Mass graves threaten diseases, epidemics spread in al-Baghouz

Children in the town of al-Baghouz in the eastern countryside of Deir Ezzor passing over the remains of one of the mass graves - April 23, 2024 (Enab Baladi/Obadah al-Sheikh)

Children in the town of al-Baghouz in the eastern countryside of Deir Ezzor passing over the remains of one of the mass graves - April 23, 2024 (Enab Baladi/Obadah al-Sheikh)


Deir Ezzor – Obadah al-Sheikh

The mass and random graves in the town of al-Baghouz are causing concern among the region’s residents, triggering fears of disease spread or epidemics.

The town, located in eastern Deir Ezzor province near the Syrian-Iraqi border, was the last stronghold of the Islamic State organization in Syria.

Many residents have expressed fears of an epidemic spreading due to these graves, as many now live adjacent to graves of people killed during International Coalition bombings on the area, who were buried randomly since the Islamic State organization could not bury them in official ways.

Mass graves spread among residential neighborhoods

Mohammad al-Khatalan, a civilian from al-Baghouz and a former employee at the Autonomous Administration’s services authority, told Enab Baladi that the reality of individual and mass random graves is unknown to many, noting that they pose a danger to the residents.

He added that it is well-known about the period that witnessed battles between the Islamic State organization and the Syrian Democratic Forces (SDF) that the organization could not bury the dead in public cemeteries and resorted to burying them in mass graves in agricultural lands and houses.

According to al-Khatalan, 13 mass graves are spread across al-Baghouz, most of them among residential neighborhoods, except for graves that were relocated by the Euphrates Program previously supported by the US Department of State.

Al-Khatalan, who witnessed the relocation of some graves, said that the Euphrates Program relocated bodies that were buried in the area under the supervision of specialists and forensic doctors, but the relocation processes stopped and were incomplete.

He added that the presence of graves has several impacts, the most important of which are the emission of foul odors and the spread of predatory animals such as hyenas and stray dogs, in addition to the spread of infectious diseases due to the odors like leishmaniasis.

He continued that the mass graves pose a risk to children and families, as they contain bodies buried close to the ground surface, facilitating dogs and animals to easily dig them out.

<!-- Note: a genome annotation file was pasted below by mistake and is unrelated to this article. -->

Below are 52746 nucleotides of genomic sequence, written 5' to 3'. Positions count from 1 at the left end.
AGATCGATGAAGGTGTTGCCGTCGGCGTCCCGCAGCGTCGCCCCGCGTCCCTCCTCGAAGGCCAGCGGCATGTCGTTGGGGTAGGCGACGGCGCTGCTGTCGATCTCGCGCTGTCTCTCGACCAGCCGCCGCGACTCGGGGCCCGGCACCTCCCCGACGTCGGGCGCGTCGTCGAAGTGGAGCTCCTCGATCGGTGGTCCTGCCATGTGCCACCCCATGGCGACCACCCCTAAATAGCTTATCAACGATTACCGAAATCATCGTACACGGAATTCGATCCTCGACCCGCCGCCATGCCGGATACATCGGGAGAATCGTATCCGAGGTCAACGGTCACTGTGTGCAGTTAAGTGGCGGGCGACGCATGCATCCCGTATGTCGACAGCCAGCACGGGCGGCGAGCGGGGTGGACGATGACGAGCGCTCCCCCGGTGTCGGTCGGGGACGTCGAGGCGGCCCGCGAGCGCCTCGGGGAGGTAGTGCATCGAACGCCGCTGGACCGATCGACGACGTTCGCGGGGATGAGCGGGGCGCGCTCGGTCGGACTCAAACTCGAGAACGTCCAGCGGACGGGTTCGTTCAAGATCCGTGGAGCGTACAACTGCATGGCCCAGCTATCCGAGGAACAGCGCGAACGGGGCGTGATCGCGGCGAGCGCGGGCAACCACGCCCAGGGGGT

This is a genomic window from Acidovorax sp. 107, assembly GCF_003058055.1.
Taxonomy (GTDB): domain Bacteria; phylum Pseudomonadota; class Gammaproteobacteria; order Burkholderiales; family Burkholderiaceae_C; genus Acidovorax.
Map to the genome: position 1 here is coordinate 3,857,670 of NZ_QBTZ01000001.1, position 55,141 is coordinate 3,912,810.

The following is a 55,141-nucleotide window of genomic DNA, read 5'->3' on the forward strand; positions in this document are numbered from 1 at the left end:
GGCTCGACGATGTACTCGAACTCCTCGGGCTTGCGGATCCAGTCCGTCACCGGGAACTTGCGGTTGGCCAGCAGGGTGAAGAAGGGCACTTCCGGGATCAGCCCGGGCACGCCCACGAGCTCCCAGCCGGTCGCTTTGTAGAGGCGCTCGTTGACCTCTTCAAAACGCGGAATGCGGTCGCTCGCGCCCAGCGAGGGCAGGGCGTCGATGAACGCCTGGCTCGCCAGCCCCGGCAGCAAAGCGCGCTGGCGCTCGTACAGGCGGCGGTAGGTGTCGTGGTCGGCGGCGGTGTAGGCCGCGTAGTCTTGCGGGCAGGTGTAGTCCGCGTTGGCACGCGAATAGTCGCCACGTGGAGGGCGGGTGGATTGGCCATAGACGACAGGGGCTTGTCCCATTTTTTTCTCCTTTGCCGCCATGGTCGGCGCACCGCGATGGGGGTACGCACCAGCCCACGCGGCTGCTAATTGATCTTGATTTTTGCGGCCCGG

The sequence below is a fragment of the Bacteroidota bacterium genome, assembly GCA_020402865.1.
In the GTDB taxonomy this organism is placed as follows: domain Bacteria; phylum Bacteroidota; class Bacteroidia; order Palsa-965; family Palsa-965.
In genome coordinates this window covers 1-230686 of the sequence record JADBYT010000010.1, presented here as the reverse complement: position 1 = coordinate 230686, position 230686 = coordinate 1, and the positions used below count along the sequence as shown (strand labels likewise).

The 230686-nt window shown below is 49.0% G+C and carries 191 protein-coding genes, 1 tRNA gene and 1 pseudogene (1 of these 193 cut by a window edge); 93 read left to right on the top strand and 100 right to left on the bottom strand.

Al-Khatalan described living in the town as a “major tragedy,” pointing out the necessity to relocate the bodies buried in the area to public cemeteries, which would reduce the risks posed by them in al-Baghouz.

No life without services

A source working in the Deir Ezzor Civil Council under the Autonomous Administration of North and East Syria (AANES), who preferred to remain anonymous for security reasons, told Enab Baladi that the return of the area’s residents from displacement following the defeat of the Islamic State organization enabled them to detect 18 mass graves, five of which were later moved by organizations.

While there are still more than ten mass graves clearly visible, projects aimed at relocating these graves have stopped, despite about five years passing since the end of military operations.

The source added that there is no life in al-Baghouz even though people reside there, especially with the lack of services like electricity and water, which residents have to secure at their own expense.

Meanwhile, Zhaib al-Mukhalef, one of the dignitaries of al-Baghouz, told Enab Baladi that the area urgently needs intervention by the governing authority (AANES) and international organizations, noting that the spread of predatory animals and insects now threatens the security of the area and the safety of its residents.

He added that the spread of these mass graves poses a danger to the residents, as animals can easily dig up the bodies because they are buried in shallow pits, along with the odors spread in the area, noting that al-Baghouz “has become like a ghost town at night,” a reference to residents’ inability to move around due to the hyenas and dogs.

Spread of epidemics

Skin and intestinal diseases such as leishmaniasis, chicken pox, and respiratory diseases are prevalent in the area, according to Ibrahim al-Tarfa, a nurse at the al-Baghouz clinic.

He added that skin, respiratory, and intestinal diseases are spreading in the town, pointing out that the clinic he works at has received over 2000 cases of patients with the aforementioned diseases in the past four years.

The decline in living conditions for al-Baghouz residents is not limited to the presence of bodies underneath the soil; Enab Baladi previously reported the spread of mines and war remnants, posing a concern for residents’ mobility in their living areas.

The villages and towns of the eastern countryside of Deir Ezzor, where the Autonomous Administration predominates, experience marginalization in terms of services and security amidst a complete disregard by the regional authorities.



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